Bone Grafting

Bone Grafting at Pristine Oral Surgery

Bone grafting is a critical procedure in restorative dentistry and oral surgery, especially when preparing for dental implants. At Pristine Oral Surgery, we specialize in both major and minor bone grafting techniques to enhance the structure and density of the jawbone, ensuring a solid foundation for implant placement and optimal facial aesthetics.


What is Bone Grafting?

Bone grafting is a surgical procedure to rebuild bone through the transplantation of bone tissue. By transplanting healthy bone tissue, we can recreate bone and supporting tissues that are missing due to atrophy or resorption. This is essential for patients who have experienced bone loss following tooth loss, gum disease, or trauma.

Why is Bone Grafting Necessary?

  • Preventive Care: Following the loss of one or more teeth, the jawbone may begin to atrophy due to the absence of the tooth roots. This can lead to further dental complications and facial structural changes.
  • Dental Implants: Adequate bone density and volume are paramount for the successful placement of dental implants. Bone grafting provides the necessary support for implants, allowing for the placement of implants of adequate length and width.
  • Aesthetic Restoration: Bone loss can lead to changes in facial structure, affecting your overall appearance. Bone grafting helps maintain the natural shape of your face and jaw.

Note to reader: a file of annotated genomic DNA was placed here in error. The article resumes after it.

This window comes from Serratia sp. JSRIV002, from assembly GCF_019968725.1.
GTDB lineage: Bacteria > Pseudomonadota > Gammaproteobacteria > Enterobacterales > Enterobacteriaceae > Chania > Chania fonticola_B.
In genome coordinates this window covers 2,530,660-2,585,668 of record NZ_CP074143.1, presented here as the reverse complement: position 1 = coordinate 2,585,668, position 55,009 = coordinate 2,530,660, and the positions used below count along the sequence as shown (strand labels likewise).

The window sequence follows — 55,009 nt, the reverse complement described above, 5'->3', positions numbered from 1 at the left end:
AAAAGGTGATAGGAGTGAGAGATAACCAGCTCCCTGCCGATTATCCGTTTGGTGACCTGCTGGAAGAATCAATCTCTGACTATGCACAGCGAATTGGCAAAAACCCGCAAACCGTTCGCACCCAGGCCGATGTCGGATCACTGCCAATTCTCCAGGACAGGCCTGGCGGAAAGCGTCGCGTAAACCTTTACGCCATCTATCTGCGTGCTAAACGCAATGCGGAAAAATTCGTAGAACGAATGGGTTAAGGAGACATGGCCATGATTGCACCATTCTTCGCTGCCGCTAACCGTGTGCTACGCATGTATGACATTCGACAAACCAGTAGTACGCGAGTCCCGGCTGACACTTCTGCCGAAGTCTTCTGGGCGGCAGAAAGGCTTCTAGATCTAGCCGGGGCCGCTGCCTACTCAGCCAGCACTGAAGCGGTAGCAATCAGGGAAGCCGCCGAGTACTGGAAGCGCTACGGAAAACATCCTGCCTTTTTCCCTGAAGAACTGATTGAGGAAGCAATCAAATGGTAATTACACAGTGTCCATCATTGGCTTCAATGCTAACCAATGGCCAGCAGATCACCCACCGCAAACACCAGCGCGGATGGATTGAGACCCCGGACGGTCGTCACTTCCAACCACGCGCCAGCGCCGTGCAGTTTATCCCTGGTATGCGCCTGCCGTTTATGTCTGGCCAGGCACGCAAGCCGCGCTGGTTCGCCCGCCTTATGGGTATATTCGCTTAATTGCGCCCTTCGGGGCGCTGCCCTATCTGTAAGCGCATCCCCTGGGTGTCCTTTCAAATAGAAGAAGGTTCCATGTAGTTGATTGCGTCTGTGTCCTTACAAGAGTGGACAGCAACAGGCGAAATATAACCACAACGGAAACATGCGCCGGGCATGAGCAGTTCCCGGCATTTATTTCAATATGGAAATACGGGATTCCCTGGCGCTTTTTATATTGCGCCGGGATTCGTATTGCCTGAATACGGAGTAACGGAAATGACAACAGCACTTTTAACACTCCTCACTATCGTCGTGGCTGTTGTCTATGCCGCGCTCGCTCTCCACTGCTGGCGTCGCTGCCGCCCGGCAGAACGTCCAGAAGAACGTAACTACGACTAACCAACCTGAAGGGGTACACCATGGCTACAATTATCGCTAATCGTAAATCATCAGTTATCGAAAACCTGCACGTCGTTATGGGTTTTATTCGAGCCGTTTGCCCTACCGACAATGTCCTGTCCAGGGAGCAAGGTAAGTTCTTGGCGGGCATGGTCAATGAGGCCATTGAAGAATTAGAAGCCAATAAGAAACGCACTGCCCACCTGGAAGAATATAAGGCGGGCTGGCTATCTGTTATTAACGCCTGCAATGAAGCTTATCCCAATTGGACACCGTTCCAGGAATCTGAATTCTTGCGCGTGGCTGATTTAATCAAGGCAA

Types of Bone Grafts

  1. Minor Bone Grafting: Minor grafting is typically performed when shallow spots of bone loss need correction or when dental implants require a solid base.
  2. Major Bone Grafting: Major bone grafting is used for more extensive reconstruction needs, such as those resulting from traumatic injuries, tumor surgeries, or congenital defects. Bone for grafting is usually sourced from the patient’s own body—from areas like the jaw, hip (iliac crest), or tibia (below the knee). Major grafts might require a hospital stay as these are more complex procedures.

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Frequently Asked Questions

A bone graft may be necessary if your jawbone isn’t thick enough or is too soft. This is important because the powerful forces created during chewing require the implant to be firmly anchored into the jaw.

Grafting material can be taken from your own bone (autograft), from a donor (allograft), or synthetic materials. The choice depends on the specific needs of the implant site and your personal health profile.

Recovery varies depending on the extent of the grafting. Minor grafts may heal in a few months, while major grafts with large amounts of transplanted bone might require more time.

Yes, bone grafting is a safe and well-established procedure that has been used successfully for many years in dentistry and reconstructive surgery. Risks are minimal but can include infection, swelling, and minor pain at the graft site.